Machinery Co., Inc., 22 this Court held:

Petitioner objects to the payment of interest and attorney's fees because: (1) they were not
mentioned in the bond; and (2) the surety would become liable for more than the amount stated in
the contract of suretyship.

xxx xxx xxx

The objection has to be overruled, because as far back as the year 1922 this Court held in Tagawa
vs. Aldanese, 43 Phil. 852, that creditors suing on a suretyship bond may recover from the surety as
part of their damages, interest at the legal rate even if the surety would thereby become liable to
pay more than the total amount stipulated in the bond. The theory is that interest is allowed only by
way of damages for delay upon the part of the sureties in making payment after they should have
done so. In some states, the interest has been charged from the date of the interest has been
charged from the date of the judgment of the appellate court. In this jurisdiction, we rather prefer to
follow the general practice, which is to order that interest begin to run from the date when the
complaint was filed in court, . . .

Such theory aligned with sec. 510 of the Code of Civil Procedure which was subsequently
recognized in the Rules of Court (Rule 53, section 6) and with Article 1108 of the Civil Code (now
Art. 2209 of the New Civil Code).

In other words the surety is made to pay interest, not by reason of the contract, but by reason of its
failure to pay when demanded and for having compelled the plaintiff to resort to the courts to
obtain payment. It should be observed that interest does not run from the time the obligation
became due, but from the filing of the complaint.

As to attorney's fees. Before the enactment of the New Civil Code, successful litigants could not
recover attorney's fees as part of the damages they suffered by reason of the litigation. Even if the
party paid thousands of pesos to his lawyers, he could not charge the amount to his opponent (Tan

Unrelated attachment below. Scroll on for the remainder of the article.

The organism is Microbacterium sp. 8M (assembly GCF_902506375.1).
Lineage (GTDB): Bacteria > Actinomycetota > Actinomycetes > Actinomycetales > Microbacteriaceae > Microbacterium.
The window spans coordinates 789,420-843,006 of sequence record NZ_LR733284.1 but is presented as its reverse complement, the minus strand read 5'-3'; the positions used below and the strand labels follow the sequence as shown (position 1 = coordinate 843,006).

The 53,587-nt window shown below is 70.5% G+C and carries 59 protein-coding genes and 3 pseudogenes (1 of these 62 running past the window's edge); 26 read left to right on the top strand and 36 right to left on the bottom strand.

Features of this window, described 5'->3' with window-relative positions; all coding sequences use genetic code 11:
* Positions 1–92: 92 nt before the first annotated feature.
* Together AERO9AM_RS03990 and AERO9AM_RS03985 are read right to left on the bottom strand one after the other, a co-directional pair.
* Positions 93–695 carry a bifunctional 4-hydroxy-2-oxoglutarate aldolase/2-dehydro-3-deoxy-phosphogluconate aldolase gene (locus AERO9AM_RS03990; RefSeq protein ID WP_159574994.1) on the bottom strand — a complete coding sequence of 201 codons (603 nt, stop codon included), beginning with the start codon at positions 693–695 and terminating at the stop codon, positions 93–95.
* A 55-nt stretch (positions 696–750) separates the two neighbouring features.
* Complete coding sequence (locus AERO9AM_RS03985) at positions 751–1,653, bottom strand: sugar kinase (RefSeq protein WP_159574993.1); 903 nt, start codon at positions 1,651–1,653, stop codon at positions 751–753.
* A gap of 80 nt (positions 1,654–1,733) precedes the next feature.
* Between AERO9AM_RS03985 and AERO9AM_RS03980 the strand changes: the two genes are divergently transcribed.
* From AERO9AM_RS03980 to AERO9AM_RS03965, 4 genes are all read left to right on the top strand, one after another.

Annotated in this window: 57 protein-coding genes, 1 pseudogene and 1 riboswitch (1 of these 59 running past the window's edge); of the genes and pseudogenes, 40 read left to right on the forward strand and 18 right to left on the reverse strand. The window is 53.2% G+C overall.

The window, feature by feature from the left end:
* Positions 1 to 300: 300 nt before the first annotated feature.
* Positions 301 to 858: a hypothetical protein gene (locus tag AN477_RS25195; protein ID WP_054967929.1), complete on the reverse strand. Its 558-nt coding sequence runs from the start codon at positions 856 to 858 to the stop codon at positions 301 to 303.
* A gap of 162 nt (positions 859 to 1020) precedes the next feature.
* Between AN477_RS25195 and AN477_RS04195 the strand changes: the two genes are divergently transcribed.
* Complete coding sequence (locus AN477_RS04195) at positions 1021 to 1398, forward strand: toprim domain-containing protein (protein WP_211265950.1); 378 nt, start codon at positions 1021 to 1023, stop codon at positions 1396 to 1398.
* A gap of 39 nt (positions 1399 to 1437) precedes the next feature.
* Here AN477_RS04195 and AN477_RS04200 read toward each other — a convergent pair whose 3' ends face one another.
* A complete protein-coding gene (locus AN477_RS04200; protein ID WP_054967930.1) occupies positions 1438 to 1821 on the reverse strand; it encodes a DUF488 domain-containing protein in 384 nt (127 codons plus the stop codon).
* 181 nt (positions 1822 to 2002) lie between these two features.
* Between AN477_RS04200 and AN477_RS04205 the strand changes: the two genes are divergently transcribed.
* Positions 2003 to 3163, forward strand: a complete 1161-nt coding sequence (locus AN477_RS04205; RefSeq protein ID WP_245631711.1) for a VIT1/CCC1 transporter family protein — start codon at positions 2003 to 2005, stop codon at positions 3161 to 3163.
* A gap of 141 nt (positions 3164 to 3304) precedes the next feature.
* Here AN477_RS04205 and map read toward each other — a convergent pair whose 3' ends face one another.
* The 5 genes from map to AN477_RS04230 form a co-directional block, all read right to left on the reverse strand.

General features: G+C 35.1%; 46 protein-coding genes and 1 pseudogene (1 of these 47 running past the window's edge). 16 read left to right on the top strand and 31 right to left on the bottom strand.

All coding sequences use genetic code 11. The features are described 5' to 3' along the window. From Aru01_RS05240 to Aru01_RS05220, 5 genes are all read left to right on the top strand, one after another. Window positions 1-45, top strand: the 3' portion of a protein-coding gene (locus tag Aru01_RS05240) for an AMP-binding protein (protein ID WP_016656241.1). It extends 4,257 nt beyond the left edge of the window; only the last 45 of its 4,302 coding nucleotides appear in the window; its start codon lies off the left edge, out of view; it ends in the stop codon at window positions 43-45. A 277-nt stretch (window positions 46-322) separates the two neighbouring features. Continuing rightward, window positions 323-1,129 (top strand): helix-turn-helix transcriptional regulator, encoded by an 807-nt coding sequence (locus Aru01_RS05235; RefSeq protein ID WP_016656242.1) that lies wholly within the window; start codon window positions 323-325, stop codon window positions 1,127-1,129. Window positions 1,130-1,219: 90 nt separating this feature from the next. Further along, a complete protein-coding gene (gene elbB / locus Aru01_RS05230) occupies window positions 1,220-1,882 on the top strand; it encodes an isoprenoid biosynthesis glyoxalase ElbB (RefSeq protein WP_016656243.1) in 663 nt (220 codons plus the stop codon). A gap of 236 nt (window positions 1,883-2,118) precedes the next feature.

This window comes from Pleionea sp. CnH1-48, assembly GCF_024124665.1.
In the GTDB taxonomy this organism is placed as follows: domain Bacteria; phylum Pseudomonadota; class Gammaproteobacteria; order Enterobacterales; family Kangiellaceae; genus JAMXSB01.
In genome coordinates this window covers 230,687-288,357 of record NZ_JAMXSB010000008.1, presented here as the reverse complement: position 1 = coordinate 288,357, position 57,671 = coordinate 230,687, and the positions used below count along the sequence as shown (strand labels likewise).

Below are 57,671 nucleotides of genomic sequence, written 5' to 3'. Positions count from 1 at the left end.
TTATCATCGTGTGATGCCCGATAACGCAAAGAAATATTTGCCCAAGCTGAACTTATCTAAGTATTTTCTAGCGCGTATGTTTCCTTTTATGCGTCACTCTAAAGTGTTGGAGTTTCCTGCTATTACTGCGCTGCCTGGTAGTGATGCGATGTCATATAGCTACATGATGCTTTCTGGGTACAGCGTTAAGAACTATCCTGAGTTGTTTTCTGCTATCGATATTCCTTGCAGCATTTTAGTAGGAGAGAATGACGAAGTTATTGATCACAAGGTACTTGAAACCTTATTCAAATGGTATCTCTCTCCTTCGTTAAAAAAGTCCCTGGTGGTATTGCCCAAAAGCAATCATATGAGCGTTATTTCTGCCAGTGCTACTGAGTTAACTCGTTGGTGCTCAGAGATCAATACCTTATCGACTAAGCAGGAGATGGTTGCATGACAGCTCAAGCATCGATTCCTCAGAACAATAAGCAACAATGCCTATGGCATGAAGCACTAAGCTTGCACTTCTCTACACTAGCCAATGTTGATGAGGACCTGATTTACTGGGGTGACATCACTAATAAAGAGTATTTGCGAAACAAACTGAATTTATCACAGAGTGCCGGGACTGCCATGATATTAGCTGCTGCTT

Ti vs. Alvear, 26 Phil. 566).

However the New Civil Code permits recovery of attorney's fees in eleven cases enumerated in
Article 2208, among them, "where the court deems it just and equitable that attorney's (sic) fees
and expenses of litigation should be recovered" or "when the defendant acted in gross and evident
bad faith in refusing to satisfy the plaintiff's plainly valid, just and demandable claim." This gives the
courts discretion in apportioning attorney's fees.
The records do not reveal the exact amount of the unpaid portion of the principal obligation of Uy Tiam to
MERTOBANK under Irrevocable Letter of Credit No. SN-Loc-309 dated 30 March 1979. In referring to the last
demand letter to Mr. Uy Tiam and the complaint filed in Civil Case No. 82-9303, the public respondent mentions
the amount of "P613,339.32, as of January 31, 1982, inclusive of interest commission penalty and bank
charges." 23This is the same amount stated by METROBANK in its Memorandum. 24 However, in summarizing Uy
Tiam's outstanding obligation as of 17 July 1987, public respondent states:

Hence, they are jointly and severally liable to appellant METROBANK of UTEFS' outstanding
obligation in the sum of P2,397,883.68 (as of July 17, 1987) P651,092.82 representing the
principal amount, P825,133.54, for past due interest (5-31-82 to 7-17-87) and P921,657.32, for
penalty charges at 12%per annum (5-31-82 to 7-17-87) as shown in the Statement of Account
(Exhibit I). 25

Since the complaint was filed on 18 May 1982, it is obvious that on that date, the outstanding principal
obligation of Uy Tiam, secured by the petitioners' Continuing Suretyship Agreements, was less than
P613,339.32. Such amount may be fully covered by the Continuing Suretyship Agreement executed by
petitioner Dio which stipulates an aggregate principal sum of not exceeding P800,000.00, and partly
covered by that of petitioner Uy which pegs his maximum liability at P300,000.00.

Consequently, the judgment of the public respondent shall have to be modified to conform to the foregoing
exposition, to which extent the instant petition is impressed with partial merit.